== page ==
The announcement of a chief of staff typically comes as one of the first big decisions for a president-elect -- crucial because the person in that role can help determine a president's style of governing.
Klain is Biden's former chief of staff, who led the Obama administration's response to the Ebola virus. He was considered a leading contender, in part because of the urgent need to deal with the coronavirus pandemic.
"It's the honor of a lifetime to serve President-elect Biden in this role, and I am humbled by his confidence," Klain said in a news release about the announcement. "I look forward to helping him and the Vice President-elect assemble a talented and diverse team to work in the White House, as we tackle their ambitious agenda for change, and seek to heal the divides in our country."
Klain served as a senior adviser to Hillary Clinton's presidential campaign in 2016, and has served as an executive at Revolution LLC, an investment firm founded by AOL founder Steve Case.
"His deep, varied experience and capacity to work with people all across the political spectrum is precisely what I need in a White House chief of staff as we confront this moment of crisis and bring our country together again," Biden said of Klain in the statement.
Other names on Biden's short list were said to be Steve Richetti -- a candidate opposed by progressives for his work as a lobbyist - and Bruce Reed, also both former chiefs of staff to Biden.
"Steve Richetti embodies why the American people are deeply cynical about American politics," Jeff Hauser, the founder and director of the liberal Revolving Door Project, told ABC News. He was also critical of Reed, who was a top domestic policy aide to President Bill Clinton and worked with then-Sen. Biden on Capitol Hill to pass the 1994 crime bill.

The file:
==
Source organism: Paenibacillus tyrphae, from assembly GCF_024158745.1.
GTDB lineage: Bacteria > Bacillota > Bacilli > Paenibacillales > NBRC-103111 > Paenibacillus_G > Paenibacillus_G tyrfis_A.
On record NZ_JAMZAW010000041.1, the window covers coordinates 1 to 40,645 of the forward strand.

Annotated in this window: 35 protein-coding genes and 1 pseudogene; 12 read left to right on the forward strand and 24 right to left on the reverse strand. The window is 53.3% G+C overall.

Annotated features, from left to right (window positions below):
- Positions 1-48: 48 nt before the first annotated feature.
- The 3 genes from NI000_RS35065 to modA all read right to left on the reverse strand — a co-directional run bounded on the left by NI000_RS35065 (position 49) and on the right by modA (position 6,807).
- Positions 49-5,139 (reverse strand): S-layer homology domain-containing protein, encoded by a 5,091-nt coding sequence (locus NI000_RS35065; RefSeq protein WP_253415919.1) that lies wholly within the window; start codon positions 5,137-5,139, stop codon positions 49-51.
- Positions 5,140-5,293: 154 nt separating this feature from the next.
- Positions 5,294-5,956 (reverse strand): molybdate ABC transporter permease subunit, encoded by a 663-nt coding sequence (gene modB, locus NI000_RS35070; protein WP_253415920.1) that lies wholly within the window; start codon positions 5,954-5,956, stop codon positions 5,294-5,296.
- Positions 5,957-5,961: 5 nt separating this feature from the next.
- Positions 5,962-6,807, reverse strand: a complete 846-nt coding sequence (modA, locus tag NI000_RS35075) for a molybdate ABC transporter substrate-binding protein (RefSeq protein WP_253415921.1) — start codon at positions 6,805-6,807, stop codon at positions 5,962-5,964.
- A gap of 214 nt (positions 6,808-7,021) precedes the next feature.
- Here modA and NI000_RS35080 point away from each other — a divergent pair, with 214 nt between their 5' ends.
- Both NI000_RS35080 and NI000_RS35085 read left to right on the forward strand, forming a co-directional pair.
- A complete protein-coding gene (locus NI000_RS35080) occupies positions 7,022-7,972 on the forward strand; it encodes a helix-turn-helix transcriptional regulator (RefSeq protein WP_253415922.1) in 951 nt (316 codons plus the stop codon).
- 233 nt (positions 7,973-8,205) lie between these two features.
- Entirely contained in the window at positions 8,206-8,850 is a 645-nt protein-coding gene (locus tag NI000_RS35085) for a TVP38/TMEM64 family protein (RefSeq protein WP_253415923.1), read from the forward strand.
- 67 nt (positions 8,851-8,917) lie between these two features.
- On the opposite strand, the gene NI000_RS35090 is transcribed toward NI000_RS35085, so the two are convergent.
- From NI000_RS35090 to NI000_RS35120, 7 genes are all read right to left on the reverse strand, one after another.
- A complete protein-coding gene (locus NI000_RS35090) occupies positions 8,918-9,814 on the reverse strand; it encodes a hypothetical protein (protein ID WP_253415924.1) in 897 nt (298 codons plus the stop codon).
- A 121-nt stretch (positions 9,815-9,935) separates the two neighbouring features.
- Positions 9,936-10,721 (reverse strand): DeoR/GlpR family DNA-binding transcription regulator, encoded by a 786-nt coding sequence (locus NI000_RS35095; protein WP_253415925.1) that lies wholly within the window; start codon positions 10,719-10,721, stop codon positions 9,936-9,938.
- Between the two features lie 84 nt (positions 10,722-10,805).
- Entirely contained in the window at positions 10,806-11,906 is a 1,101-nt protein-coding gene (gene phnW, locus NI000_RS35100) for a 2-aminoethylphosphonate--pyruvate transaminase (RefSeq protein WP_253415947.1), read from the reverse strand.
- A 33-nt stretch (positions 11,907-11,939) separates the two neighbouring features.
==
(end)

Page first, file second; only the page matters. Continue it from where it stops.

Reed is the founder and CEO of Civic, a Washington public policy firm, and led the Broad Foundation, a Los Angeles-based philanthropy. Richetti, a longtime Biden adviser, chaired Biden's 2020 campaign, and worked as a lobbyist before joining Biden's office in the Obama administration in 2012 before becoming chief of staff the next year.
Biden is expected to announce additional Cabinet-level positions later this month.
"Look, one of the things that I would do as president-elect and when I become president is lay out to Republicans as well as the Democrats who we intend to name for each Cabinet position," Biden said Tuesday.
"I hope we're able to be in a position to let people know, at least a couple that we want before Thanksgiving and we'll just work this out. Look, I am -- I am not a pessimist."
Biden will be strategic in his announcements, sources said, aligning personnel announcements with what his incoming administration believes are the most crucial issues facing the nation: the coronavirus pandemic and healthcare.
People familiar with the transition process say his first appointments are intended to address what they see as laying the groundwork for Biden's priorities for his first 100 days in office.